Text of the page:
Not many people manage to follow their passion.  But when someone actually does, the sense of achievement is exhilarating and suddenly everything seems possible! Hamsa Mansour is one of those lucky few. She had a dream of cycling solo around Egypt and she fulfilled her dream against many odds. Ignoring societal taboos against a woman travelling alone, let alone on a bike, Mansour became Egypt’s first ever solo woman cyclist. In fulfilling the promise she had made to herself when she was 17 years old, she also paved the way for other females to follow their own passions. eniGma’s Nayera Yasser sat with the cyclist to know the details of  her journey.

When she was 17 years old, Hamsa Mansour was heading from Cairo to Ain El Sokhna by car with her parents, when she spotted a cyclist heading in the same direction.  In that fleeting moment, Mansour made a mental note to herself to one day follow that cyclist’s example and to cycle solo around Egypt herself.  Though she kept it to herself, she never let go of that dream and of her sense of adventure.  Which is why, after completing her studies in business administration, she did not seek a job in her specialisation, but rather went to work for the adventure company, Wild Guanabana. “Shortly after I started my new job, I met a cyclist who had roamed Egypt on his bike. The encounter with him reminded me of my dream to own a bike, and I instantly went out and bought one,” says Mansour.

Suddenly, having her own bike made Mansour’s old dream to cycle to Ain Sokhna attainable, and she even began toying with the wilder goal of cycling around the country, a trip that would take three to five months.  She quickly decided, however, that it would be more realistic to start with a relatively shorter trip around the Red Sea.  This seemed more reasonable, not least since she was about to get married. Fortunately for Mansour, her passion for cycling was also shared by her future husband, Nour El Din, who had himself roamed Egypt solo on his bike. So, two months after their wedding, with her husband’s, and her mother’s, unconditional support, she packed a few essential gadgets and headed east on her bike, alone. Nour El Din shared the knowledge he gained from his own cycling experience with his wife, and followed her journey on his computer, keeping track of her coordinates while she cycled from Cairo, to Hurghada, Sharm El Sheikh, Dahab and Nueiba.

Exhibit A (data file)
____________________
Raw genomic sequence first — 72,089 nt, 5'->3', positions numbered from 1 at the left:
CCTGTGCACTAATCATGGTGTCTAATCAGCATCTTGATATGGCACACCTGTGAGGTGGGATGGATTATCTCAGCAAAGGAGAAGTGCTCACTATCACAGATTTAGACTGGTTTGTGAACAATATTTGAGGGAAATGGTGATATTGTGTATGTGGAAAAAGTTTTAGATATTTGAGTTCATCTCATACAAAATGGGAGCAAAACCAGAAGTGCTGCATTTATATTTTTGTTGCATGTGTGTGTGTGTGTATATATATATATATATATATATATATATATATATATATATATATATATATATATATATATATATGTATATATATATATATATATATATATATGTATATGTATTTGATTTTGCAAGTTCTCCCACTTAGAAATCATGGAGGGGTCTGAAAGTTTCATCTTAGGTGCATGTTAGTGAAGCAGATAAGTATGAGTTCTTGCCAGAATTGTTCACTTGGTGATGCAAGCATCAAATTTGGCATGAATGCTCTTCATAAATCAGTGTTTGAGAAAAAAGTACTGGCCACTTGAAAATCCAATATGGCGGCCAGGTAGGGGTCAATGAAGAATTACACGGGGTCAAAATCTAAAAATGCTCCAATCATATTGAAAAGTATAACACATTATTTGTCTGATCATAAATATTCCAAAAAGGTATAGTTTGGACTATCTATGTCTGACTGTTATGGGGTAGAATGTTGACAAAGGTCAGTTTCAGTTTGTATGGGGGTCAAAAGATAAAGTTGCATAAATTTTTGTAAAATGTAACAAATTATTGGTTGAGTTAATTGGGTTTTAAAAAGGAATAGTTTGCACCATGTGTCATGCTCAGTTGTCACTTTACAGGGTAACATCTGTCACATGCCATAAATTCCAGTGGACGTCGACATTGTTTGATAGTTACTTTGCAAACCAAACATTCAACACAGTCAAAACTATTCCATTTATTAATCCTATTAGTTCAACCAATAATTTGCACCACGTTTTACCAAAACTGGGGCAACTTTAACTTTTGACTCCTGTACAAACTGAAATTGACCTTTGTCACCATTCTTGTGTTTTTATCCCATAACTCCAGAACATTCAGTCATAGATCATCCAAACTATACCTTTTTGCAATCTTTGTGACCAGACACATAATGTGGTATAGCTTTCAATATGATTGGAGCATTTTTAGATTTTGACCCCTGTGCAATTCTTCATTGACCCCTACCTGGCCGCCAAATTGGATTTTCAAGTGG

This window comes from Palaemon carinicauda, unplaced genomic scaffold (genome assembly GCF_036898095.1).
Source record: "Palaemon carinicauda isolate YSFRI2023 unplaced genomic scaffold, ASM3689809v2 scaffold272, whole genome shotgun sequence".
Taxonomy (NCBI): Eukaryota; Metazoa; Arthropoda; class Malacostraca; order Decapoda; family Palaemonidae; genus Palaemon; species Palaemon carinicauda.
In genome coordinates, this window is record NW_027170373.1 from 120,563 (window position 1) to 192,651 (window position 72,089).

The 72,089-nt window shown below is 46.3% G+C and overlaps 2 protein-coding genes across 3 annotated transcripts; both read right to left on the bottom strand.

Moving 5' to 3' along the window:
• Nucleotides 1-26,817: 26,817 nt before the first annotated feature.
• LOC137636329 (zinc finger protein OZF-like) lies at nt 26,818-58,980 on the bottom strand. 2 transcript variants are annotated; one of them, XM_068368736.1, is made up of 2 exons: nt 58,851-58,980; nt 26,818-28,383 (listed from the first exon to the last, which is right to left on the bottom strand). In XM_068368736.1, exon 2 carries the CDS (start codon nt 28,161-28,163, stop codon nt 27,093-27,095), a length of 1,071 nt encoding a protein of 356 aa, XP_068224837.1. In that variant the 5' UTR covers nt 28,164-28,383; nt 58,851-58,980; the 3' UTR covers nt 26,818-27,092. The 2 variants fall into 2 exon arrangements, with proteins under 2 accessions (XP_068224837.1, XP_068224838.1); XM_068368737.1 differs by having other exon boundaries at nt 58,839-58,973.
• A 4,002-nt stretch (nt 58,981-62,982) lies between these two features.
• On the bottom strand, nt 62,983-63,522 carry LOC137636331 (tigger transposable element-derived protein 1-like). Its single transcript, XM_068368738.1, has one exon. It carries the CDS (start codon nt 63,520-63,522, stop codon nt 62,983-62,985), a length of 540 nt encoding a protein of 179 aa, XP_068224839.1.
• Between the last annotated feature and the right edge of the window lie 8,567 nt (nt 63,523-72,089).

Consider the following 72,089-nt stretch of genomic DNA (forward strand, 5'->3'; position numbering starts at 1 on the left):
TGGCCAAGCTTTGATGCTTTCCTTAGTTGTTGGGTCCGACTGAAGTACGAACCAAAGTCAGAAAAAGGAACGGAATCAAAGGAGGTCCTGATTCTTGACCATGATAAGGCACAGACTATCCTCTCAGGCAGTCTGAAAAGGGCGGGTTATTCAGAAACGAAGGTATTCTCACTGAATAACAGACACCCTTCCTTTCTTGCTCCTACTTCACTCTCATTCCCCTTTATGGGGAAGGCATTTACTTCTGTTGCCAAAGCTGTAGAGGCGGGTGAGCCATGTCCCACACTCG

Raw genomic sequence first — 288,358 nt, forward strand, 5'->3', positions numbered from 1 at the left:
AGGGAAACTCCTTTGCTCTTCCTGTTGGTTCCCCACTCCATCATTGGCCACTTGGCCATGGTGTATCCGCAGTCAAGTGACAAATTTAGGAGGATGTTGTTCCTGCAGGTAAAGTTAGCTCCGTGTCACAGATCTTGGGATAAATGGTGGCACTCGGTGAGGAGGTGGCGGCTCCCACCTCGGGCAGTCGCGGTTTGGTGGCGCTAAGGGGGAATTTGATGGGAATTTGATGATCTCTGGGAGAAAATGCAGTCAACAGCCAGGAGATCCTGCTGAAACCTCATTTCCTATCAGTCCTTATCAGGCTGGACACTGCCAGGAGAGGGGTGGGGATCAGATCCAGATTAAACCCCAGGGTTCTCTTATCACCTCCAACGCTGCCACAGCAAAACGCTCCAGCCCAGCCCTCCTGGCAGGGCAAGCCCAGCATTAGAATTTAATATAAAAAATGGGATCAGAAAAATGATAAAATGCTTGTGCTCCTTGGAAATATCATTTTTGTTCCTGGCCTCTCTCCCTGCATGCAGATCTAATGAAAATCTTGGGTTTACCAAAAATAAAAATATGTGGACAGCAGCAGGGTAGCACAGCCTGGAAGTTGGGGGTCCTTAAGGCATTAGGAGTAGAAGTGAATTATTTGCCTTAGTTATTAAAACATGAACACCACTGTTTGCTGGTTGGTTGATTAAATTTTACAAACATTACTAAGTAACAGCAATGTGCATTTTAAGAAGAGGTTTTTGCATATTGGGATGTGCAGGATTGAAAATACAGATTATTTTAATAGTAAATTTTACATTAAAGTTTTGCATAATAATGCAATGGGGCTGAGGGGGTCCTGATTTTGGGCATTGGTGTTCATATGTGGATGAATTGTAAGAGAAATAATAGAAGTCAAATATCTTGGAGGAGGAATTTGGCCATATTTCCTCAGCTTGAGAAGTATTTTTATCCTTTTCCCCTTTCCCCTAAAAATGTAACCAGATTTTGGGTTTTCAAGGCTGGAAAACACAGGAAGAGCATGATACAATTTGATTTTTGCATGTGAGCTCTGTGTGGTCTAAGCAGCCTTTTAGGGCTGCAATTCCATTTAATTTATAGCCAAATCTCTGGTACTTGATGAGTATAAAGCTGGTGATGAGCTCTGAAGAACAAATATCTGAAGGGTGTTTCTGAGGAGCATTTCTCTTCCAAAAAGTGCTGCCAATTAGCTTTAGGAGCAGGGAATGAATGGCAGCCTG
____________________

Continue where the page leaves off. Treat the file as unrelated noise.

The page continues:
On the road, Mansour faced several mental and physical challenges. Despite her research on weather conditions, she was surprised to find herself cycling against the wind due to an unexpected change in the wind’s direction. While this was a minor variable, it nonetheless meant that she had to exert more effort. “I had to reduce my speed to 28 km per hour, which made me reach El Sokhna in eleven hours instead of seven, and the next day I woke up with several injuries, aches and pains. I felt depressed and thought I was going to fail at reaching my goal, but I still did not back down,” Mansour recounts.  Today, the cyclist is very happy that she did not turn back at that point. Instead, she went on to rediscover her favourite local destinations and to meet people she cherishes to this day. “At the end of each day, when I reached a new city I would spend the night at the nearest available motel. Along the way, people were extra helpful and friendly to me. They would come up to me and start a conversation about my trip, and they even invited me to their houses,” says the solo cyclist.

According to Mansour, facing nature for 10 days alone was not an easy challenge to face. “I was worried that the roads which I knew like the back of my hand could turn into something foreboding. Would I get so upset and want to call it quits? But, despite my worries, I knew that I wanted to test my limits,” says Mansour. She would also remember how a friend had warned her that no other woman had done what she was about to embark on, and that only strengthened her resolve. “If this was something that others were afraid of doing, then I wanted to prove that it was doable. After the trip, many girls sent me messages telling me that they wanted to follow my lead,” Mansour adds.

Currently, Mansour is gearing up for a full trip around the country starting around December 2019. Cycling solo over the course of 100 days, she plans to experiment with filming a documentary, in the form of weekly episodes of her journey around Egypt.